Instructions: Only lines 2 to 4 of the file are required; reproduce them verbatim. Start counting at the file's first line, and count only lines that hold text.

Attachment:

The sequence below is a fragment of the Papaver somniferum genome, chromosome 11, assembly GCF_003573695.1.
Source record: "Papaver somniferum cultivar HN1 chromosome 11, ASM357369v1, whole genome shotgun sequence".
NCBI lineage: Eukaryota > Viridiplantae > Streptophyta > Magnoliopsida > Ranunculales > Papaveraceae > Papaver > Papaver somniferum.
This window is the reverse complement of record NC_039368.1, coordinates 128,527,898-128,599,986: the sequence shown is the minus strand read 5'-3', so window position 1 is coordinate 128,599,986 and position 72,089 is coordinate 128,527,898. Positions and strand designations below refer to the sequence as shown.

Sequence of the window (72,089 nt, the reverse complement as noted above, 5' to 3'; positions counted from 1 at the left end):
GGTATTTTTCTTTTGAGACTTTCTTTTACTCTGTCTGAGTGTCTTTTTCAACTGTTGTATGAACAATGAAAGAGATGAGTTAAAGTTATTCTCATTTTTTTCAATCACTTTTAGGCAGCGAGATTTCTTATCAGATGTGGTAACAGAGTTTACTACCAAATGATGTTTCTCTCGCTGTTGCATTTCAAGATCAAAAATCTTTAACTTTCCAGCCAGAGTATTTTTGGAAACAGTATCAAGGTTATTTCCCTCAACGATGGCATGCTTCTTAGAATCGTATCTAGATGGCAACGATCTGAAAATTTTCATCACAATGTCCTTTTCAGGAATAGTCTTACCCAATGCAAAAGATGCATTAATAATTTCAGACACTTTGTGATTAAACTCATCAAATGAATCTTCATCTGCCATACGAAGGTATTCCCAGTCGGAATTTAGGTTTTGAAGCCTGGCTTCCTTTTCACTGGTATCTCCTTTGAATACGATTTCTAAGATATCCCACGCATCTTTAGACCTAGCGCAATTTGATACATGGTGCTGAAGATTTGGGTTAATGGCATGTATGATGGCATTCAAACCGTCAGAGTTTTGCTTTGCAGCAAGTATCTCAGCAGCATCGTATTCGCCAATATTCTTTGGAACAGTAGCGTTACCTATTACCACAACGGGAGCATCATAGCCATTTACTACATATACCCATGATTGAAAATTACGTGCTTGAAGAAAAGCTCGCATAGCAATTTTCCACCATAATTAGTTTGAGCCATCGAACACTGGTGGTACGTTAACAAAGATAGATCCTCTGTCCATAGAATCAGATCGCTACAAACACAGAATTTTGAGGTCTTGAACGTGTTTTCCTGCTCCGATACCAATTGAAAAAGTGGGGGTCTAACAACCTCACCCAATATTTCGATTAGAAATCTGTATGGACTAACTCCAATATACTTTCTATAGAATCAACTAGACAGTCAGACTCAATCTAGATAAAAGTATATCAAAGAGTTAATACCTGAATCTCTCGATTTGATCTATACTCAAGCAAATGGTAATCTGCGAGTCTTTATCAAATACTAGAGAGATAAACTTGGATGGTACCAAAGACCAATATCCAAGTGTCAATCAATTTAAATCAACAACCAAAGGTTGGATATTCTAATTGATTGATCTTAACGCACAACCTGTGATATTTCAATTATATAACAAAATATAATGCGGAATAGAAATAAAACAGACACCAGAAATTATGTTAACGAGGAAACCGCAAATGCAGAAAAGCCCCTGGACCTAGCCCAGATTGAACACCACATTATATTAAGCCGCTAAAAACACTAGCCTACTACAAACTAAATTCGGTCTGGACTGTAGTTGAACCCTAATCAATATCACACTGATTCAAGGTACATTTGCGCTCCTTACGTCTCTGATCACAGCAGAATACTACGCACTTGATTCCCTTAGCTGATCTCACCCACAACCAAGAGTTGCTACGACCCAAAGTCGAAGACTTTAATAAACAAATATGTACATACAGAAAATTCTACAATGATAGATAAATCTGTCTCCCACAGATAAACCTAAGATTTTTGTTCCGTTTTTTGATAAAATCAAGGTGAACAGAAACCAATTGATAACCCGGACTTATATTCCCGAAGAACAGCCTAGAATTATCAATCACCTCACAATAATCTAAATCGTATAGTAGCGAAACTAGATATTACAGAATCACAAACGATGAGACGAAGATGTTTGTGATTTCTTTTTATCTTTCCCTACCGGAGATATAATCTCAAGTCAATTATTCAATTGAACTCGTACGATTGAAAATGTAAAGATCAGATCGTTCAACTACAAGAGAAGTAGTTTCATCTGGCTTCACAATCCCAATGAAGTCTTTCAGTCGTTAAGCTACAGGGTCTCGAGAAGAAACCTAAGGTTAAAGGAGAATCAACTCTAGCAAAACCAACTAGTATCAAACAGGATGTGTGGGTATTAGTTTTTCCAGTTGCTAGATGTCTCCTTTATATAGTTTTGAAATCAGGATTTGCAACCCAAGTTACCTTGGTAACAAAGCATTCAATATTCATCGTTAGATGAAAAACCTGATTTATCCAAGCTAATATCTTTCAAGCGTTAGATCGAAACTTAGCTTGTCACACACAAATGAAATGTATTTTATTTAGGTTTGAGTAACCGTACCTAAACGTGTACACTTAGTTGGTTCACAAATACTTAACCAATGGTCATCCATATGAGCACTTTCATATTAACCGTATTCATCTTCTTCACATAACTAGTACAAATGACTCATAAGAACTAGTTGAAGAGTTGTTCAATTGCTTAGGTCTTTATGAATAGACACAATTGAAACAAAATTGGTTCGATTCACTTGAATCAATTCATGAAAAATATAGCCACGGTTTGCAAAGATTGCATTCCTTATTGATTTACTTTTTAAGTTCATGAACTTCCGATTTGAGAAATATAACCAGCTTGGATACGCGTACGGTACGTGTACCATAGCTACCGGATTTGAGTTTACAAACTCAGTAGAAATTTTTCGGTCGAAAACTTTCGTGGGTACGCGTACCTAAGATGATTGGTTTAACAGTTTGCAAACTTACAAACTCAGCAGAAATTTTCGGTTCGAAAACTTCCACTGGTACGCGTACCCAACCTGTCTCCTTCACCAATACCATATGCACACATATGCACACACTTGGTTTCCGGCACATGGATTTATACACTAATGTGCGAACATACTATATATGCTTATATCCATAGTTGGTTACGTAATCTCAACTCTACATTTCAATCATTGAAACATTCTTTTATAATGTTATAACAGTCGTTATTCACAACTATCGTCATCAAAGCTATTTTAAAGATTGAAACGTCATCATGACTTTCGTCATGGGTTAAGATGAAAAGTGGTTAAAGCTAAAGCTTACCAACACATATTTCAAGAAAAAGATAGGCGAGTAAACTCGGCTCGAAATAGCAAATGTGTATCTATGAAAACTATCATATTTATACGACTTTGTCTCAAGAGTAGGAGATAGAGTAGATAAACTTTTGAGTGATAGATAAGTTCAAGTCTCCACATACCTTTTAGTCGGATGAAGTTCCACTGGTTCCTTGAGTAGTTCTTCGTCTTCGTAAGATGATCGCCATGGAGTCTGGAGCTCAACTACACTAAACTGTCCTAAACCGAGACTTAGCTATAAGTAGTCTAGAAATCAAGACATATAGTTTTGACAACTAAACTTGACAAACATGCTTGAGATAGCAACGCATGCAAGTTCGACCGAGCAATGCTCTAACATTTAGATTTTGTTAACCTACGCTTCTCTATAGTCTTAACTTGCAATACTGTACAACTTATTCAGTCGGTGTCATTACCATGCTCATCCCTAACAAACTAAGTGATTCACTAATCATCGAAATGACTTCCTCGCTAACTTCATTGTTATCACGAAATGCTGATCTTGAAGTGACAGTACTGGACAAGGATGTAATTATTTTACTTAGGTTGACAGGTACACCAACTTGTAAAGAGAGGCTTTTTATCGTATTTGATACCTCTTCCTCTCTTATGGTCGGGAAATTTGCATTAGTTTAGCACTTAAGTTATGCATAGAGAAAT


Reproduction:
Source record: "Papaver somniferum cultivar HN1 chromosome 11, ASM357369v1, whole genome shotgun sequence".
NCBI lineage: Eukaryota > Viridiplantae > Streptophyta > Magnoliopsida > Ranunculales > Papaveraceae > Papaver > Papaver somniferum.
This window is the reverse complement of record NC_039368.1, coordinates 128,527,898-128,599,986: the sequence shown is the minus strand read 5'-3', so window position 1 is coordinate 128,599,986 and position 72,089 is coordinate 128,527,898. Positions and strand designations below refer to the sequence as shown.